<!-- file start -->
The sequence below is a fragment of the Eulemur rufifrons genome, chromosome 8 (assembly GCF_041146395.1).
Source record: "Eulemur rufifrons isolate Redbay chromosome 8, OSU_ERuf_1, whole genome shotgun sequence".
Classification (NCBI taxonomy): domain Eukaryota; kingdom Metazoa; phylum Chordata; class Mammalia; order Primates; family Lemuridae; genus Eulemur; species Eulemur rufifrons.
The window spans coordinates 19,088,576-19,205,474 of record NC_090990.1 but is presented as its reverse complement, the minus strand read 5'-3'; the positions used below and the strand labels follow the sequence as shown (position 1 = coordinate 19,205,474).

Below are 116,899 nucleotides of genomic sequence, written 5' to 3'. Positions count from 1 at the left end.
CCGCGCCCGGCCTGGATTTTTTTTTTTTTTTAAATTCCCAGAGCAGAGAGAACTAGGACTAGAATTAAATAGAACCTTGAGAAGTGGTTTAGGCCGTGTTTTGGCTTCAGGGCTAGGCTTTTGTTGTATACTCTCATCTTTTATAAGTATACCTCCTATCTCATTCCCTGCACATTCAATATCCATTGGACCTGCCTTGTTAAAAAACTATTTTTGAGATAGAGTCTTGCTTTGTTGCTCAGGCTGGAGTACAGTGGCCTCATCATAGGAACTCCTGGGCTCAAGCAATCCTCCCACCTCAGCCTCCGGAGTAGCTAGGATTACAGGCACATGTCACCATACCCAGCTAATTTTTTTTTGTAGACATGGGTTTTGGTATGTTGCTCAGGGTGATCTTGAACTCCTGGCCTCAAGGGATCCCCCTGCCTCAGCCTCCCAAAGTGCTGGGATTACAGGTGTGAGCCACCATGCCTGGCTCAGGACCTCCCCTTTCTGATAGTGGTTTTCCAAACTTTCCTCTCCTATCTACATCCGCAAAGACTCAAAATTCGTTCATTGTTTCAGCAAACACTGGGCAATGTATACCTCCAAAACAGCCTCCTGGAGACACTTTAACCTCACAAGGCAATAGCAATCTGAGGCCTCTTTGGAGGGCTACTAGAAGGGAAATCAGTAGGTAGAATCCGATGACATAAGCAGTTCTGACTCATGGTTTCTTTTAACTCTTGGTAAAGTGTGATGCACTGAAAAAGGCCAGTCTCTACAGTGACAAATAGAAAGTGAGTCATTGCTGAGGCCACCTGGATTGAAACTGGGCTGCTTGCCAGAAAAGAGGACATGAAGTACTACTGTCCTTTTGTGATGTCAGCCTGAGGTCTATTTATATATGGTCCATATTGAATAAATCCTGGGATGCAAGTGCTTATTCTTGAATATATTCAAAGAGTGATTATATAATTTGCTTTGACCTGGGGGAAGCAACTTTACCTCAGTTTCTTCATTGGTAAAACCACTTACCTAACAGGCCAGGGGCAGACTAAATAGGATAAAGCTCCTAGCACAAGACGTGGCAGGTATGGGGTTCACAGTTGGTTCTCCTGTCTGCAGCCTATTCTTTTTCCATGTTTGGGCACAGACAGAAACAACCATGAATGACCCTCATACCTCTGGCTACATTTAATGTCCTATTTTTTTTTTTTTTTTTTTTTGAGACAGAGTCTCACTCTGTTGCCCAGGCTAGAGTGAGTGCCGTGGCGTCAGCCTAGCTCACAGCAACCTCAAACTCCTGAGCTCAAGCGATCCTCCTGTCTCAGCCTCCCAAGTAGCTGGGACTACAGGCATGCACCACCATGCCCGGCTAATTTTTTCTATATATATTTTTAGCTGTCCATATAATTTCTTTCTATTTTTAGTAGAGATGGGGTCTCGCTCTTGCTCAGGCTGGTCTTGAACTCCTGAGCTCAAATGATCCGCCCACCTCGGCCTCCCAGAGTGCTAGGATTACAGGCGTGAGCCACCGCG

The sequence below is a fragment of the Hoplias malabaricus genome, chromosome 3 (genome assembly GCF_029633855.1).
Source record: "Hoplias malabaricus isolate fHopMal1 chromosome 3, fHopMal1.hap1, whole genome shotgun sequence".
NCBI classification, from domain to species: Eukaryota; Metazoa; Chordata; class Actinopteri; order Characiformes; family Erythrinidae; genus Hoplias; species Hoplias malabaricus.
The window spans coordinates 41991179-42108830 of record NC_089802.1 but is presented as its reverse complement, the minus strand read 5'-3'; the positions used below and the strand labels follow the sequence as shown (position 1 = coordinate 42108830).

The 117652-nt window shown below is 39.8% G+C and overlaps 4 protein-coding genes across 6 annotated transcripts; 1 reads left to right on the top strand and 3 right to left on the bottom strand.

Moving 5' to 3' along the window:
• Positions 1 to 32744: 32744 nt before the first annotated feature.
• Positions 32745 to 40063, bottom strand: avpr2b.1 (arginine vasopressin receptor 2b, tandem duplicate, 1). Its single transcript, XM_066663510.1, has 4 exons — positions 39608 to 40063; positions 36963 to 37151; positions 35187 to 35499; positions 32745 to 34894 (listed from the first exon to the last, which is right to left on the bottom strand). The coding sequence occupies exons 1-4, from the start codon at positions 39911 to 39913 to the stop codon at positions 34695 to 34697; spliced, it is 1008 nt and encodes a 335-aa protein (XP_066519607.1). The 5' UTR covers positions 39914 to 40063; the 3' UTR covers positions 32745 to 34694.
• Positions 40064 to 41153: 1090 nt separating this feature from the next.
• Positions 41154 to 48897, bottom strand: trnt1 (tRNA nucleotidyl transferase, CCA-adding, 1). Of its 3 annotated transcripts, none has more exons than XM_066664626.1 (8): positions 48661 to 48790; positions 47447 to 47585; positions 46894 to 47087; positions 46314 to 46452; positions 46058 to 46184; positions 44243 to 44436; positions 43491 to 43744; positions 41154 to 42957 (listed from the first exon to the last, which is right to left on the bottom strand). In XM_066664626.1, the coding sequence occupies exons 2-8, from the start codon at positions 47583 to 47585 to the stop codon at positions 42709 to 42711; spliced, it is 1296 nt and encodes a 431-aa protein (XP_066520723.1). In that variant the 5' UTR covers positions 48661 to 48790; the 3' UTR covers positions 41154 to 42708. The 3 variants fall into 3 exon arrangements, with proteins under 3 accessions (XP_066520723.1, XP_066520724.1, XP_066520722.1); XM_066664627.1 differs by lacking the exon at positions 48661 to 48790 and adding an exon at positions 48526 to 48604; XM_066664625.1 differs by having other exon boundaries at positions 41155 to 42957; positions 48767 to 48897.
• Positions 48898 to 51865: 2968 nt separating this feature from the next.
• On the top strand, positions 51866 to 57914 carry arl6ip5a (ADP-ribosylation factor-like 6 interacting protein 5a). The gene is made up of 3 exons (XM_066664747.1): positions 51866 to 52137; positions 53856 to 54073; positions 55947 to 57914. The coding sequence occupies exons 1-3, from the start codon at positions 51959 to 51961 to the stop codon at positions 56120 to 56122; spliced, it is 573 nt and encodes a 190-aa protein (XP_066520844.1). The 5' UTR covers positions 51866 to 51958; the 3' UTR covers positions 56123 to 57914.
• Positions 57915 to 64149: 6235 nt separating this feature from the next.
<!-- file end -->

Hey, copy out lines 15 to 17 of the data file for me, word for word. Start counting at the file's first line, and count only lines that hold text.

• Positions 40064 to 41153: 1090 nt separating this feature from the next.
• Positions 41154 to 48897, bottom strand: trnt1 (tRNA nucleotidyl transferase, CCA-adding, 1). Of its 3 annotated transcripts, none has more exons than XM_066664626.1 (8): positions 48661 to 48790; positions 47447 to 47585; positions 46894 to 47087; positions 46314 to 46452; positions 46058 to 46184; positions 44243 to 44436; positions 43491 to 43744; positions 41154 to 42957 (listed from the first exon to the last, which is right to left on the bottom strand). In XM_066664626.1, the coding sequence occupies exons 2-8, from the start codon at positions 47583 to 47585 to the stop codon at positions 42709 to 42711; spliced, it is 1296 nt and encodes a 431-aa protein (XP_066520723.1). In that variant the 5' UTR covers positions 48661 to 48790; the 3' UTR covers positions 41154 to 42708. The 3 variants fall into 3 exon arrangements, with proteins under 3 accessions (XP_066520723.1, XP_066520724.1, XP_066520722.1); XM_066664627.1 differs by lacking the exon at positions 48661 to 48790 and adding an exon at positions 48526 to 48604; XM_066664625.1 differs by having other exon boundaries at positions 41155 to 42957; positions 48767 to 48897.
• Positions 48898 to 51865: 2968 nt separating this feature from the next.